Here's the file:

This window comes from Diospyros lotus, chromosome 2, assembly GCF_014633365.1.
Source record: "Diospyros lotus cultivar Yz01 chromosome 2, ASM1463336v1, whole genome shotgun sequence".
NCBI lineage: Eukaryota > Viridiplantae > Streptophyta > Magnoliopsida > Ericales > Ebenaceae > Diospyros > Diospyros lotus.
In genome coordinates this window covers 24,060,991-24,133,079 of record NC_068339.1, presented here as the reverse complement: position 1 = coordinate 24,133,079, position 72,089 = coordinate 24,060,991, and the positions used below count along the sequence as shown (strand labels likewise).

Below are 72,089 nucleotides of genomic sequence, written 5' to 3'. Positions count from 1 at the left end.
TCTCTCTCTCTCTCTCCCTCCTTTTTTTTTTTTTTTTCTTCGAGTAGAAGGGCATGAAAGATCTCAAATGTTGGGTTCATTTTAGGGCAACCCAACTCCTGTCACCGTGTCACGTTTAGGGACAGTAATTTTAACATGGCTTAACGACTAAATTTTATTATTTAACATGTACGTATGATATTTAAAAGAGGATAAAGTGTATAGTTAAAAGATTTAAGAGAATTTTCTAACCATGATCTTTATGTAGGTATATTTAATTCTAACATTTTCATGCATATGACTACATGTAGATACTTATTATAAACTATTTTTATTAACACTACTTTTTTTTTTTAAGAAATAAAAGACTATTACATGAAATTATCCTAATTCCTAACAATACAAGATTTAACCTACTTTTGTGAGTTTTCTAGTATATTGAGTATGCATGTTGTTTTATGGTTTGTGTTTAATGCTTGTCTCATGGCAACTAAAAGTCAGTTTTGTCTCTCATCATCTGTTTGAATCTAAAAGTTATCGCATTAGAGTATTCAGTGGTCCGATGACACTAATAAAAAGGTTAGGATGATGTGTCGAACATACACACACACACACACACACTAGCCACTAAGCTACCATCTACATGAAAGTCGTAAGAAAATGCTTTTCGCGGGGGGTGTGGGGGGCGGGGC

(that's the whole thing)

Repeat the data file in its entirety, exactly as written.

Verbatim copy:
This window comes from Diospyros lotus, chromosome 2, assembly GCF_014633365.1.
Source record: "Diospyros lotus cultivar Yz01 chromosome 2, ASM1463336v1, whole genome shotgun sequence".
NCBI lineage: Eukaryota > Viridiplantae > Streptophyta > Magnoliopsida > Ericales > Ebenaceae > Diospyros > Diospyros lotus.
In genome coordinates this window covers 24,060,991-24,133,079 of record NC_068339.1, presented here as the reverse complement: position 1 = coordinate 24,133,079, position 72,089 = coordinate 24,060,991, and the positions used below count along the sequence as shown (strand labels likewise).

Below are 72,089 nucleotides of genomic sequence, written 5' to 3'. Positions count from 1 at the left end.
TCTCTCTCTCTCTCTCCCTCCTTTTTTTTTTTTTTTTCTTCGAGTAGAAGGGCATGAAAGATCTCAAATGTTGGGTTCATTTTAGGGCAACCCAACTCCTGTCACCGTGTCACGTTTAGGGACAGTAATTTTAACATGGCTTAACGACTAAATTTTATTATTTAACATGTACGTATGATATTTAAAAGAGGATAAAGTGTATAGTTAAAAGATTTAAGAGAATTTTCTAACCATGATCTTTATGTAGGTATATTTAATTCTAACATTTTCATGCATATGACTACATGTAGATACTTATTATAAACTATTTTTATTAACACTACTTTTTTTTTTTAAGAAATAAAAGACTATTACATGAAATTATCCTAATTCCTAACAATACAAGATTTAACCTACTTTTGTGAGTTTTCTAGTATATTGAGTATGCATGTTGTTTTATGGTTTGTGTTTAATGCTTGTCTCATGGCAACTAAAAGTCAGTTTTGTCTCTCATCATCTGTTTGAATCTAAAAGTTATCGCATTAGAGTATTCAGTGGTCCGATGACACTAATAAAAAGGTTAGGATGATGTGTCGAACATACACACACACACACACACACTAGCCACTAAGCTACCATCTACATGAAAGTCGTAAGAAAATGCTTTTCGCGGGGGGTGTGGGGGGCGGGGC